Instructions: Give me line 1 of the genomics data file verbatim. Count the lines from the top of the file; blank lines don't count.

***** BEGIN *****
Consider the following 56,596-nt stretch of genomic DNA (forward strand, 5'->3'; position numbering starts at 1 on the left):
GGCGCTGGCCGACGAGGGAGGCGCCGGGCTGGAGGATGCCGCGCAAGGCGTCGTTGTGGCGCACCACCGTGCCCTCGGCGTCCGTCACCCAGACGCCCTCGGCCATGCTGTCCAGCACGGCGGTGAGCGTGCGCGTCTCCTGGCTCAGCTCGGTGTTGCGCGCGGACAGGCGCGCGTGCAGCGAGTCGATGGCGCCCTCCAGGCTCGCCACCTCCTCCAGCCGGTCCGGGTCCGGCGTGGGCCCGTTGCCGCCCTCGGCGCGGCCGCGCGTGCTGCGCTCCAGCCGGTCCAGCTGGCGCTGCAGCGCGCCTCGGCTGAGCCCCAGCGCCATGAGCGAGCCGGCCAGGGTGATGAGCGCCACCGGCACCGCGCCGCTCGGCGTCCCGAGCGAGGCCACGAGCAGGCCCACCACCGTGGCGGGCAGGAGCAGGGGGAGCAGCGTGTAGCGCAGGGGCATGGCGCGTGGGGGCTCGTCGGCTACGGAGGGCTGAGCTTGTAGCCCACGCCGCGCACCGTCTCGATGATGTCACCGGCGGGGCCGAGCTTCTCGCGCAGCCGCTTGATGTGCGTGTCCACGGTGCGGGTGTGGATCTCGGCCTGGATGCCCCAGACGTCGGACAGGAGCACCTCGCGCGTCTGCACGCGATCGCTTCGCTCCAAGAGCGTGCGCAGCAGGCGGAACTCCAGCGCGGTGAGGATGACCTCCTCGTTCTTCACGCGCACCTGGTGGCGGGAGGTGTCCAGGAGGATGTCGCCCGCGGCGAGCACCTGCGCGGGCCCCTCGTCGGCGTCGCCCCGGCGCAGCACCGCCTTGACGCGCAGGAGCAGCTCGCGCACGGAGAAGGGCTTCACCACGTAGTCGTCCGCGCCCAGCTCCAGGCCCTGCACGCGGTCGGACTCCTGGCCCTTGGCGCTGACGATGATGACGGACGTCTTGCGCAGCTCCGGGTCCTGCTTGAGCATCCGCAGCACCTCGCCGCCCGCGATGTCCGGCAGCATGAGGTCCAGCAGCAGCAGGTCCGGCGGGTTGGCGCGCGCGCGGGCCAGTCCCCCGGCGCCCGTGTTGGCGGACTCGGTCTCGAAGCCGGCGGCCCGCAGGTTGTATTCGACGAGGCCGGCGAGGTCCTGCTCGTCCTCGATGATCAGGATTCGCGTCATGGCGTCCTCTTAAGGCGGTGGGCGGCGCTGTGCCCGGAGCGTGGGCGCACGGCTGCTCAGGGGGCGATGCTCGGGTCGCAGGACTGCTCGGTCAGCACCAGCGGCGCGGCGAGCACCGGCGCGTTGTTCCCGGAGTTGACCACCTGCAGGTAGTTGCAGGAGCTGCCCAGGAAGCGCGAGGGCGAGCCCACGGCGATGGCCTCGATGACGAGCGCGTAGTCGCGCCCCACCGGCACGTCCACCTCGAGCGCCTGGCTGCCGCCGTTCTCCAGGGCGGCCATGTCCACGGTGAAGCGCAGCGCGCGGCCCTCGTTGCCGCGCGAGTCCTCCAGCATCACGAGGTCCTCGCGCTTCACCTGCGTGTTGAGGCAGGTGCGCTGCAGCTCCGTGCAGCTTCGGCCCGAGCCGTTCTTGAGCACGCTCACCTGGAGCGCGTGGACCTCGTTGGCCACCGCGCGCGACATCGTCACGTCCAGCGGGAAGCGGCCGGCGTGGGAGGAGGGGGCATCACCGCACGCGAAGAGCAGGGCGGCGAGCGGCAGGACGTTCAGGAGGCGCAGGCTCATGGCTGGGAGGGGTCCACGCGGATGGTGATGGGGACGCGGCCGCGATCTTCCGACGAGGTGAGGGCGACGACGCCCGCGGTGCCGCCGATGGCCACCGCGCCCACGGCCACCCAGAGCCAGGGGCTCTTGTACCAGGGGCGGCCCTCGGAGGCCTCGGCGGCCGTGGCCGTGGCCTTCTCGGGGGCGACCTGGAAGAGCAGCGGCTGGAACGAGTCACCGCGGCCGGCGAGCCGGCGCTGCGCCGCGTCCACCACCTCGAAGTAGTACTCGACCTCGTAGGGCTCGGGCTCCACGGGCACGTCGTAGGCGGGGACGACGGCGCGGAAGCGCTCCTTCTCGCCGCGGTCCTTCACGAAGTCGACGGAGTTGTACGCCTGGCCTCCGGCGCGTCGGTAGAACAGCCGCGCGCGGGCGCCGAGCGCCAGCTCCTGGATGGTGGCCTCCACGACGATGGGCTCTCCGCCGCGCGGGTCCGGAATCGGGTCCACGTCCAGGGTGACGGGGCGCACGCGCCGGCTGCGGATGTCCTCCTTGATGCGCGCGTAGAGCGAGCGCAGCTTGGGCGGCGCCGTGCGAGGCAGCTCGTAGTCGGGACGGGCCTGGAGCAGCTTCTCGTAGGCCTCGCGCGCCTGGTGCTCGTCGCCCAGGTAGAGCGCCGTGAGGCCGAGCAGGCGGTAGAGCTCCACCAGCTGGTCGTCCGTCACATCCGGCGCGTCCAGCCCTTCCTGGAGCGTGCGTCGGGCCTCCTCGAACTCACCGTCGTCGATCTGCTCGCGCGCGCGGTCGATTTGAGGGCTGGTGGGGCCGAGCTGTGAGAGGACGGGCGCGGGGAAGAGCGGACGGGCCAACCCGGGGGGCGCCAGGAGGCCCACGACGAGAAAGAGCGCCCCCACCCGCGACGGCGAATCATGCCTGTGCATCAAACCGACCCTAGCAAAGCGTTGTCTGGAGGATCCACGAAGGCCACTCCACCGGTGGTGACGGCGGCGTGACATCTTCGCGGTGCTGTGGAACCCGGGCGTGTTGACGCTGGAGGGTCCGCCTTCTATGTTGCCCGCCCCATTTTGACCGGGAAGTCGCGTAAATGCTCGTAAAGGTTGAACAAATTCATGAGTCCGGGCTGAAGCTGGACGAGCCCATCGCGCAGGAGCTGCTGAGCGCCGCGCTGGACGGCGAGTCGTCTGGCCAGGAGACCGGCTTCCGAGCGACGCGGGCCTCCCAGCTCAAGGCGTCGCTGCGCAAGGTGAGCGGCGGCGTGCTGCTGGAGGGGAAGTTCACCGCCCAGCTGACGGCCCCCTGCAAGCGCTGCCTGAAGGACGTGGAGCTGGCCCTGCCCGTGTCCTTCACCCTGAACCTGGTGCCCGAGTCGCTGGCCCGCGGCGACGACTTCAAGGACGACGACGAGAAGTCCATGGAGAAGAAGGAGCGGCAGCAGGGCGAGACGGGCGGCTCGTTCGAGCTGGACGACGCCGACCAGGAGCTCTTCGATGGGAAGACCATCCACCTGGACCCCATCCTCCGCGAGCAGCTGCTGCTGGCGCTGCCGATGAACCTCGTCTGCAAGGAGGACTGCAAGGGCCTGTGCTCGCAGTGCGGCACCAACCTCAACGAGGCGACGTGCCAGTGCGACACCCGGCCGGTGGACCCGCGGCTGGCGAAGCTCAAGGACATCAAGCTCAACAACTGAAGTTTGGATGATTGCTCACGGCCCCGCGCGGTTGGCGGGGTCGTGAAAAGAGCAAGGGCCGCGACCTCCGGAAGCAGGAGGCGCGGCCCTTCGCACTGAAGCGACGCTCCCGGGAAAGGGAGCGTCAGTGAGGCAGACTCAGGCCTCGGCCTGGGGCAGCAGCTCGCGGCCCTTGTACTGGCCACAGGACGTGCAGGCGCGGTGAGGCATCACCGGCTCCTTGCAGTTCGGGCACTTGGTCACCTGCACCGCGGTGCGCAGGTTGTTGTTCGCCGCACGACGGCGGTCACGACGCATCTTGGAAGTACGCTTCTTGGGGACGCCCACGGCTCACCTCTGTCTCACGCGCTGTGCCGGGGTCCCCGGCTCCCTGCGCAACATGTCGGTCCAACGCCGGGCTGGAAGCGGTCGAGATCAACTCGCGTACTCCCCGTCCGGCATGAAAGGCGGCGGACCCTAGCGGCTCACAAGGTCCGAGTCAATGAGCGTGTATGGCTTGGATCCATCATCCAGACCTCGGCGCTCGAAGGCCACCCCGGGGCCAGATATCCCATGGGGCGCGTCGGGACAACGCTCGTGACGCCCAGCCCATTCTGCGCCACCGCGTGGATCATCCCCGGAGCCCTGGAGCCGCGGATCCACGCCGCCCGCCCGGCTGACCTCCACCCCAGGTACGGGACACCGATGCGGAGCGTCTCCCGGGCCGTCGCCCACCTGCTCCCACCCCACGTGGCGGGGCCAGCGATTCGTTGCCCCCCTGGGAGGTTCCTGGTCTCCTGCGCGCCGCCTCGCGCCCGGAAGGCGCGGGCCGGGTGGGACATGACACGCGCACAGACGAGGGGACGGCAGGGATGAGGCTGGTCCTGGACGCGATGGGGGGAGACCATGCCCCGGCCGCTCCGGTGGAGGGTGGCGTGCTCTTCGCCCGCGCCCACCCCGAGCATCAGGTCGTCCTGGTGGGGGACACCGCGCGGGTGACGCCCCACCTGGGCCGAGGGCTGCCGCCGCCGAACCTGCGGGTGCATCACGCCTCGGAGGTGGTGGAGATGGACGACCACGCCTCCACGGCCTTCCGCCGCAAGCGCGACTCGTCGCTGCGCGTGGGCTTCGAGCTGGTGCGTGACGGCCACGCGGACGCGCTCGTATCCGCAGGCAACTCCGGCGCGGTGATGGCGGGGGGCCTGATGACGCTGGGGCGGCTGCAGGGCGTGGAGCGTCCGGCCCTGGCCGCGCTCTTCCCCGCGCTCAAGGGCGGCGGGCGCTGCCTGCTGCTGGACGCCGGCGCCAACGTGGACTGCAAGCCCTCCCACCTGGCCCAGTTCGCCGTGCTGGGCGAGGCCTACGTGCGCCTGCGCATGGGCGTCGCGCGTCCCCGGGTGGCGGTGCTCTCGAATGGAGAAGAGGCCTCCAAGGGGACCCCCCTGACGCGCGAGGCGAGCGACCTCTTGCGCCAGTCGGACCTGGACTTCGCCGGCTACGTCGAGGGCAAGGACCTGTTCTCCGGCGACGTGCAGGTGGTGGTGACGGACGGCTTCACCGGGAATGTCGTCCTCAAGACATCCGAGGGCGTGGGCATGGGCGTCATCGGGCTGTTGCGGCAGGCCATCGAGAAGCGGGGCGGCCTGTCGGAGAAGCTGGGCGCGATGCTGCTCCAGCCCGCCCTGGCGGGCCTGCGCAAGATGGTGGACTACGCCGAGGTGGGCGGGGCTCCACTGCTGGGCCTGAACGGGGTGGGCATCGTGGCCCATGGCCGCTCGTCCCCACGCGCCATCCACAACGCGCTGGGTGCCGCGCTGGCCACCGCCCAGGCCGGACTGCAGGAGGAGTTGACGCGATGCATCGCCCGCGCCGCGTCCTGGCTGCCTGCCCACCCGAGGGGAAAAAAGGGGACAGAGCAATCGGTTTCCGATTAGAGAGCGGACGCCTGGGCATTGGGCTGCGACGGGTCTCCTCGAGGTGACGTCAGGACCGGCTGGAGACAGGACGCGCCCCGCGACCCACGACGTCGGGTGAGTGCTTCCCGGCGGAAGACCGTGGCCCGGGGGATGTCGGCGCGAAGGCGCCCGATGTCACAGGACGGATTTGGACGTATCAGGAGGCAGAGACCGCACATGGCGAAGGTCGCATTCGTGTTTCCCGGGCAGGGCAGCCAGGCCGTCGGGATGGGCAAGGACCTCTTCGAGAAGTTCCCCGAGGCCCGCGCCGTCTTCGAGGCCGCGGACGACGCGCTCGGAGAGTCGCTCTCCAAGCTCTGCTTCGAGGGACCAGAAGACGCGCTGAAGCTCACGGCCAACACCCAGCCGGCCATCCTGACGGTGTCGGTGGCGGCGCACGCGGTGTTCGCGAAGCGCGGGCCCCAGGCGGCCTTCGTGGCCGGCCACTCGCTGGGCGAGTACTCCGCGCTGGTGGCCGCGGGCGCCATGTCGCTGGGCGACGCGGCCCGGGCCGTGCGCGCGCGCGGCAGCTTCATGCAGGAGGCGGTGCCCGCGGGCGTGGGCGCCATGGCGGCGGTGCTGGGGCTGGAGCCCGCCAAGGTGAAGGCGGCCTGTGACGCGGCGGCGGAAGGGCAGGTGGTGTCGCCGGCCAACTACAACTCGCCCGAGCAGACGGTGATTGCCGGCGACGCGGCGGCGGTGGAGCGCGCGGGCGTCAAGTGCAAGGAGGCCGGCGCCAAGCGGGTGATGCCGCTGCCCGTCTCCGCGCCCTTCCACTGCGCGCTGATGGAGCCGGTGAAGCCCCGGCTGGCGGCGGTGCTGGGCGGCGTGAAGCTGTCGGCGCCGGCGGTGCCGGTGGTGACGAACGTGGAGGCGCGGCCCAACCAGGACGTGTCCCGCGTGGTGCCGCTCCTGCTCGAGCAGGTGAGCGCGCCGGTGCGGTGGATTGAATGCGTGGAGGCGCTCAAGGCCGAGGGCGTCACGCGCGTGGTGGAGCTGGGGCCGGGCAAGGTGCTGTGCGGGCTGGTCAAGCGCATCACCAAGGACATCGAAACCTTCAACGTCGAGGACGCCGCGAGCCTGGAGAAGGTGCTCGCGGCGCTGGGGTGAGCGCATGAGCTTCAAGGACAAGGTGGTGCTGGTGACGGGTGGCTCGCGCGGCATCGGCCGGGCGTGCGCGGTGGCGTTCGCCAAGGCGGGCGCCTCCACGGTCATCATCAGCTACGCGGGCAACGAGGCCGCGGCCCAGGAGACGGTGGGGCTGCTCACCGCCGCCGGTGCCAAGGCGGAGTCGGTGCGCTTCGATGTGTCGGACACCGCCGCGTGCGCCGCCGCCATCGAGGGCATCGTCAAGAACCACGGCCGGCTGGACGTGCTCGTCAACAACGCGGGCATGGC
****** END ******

Consider the following 56,596-nt stretch of genomic DNA (forward strand, 5'->3'; position numbering starts at 1 on the left):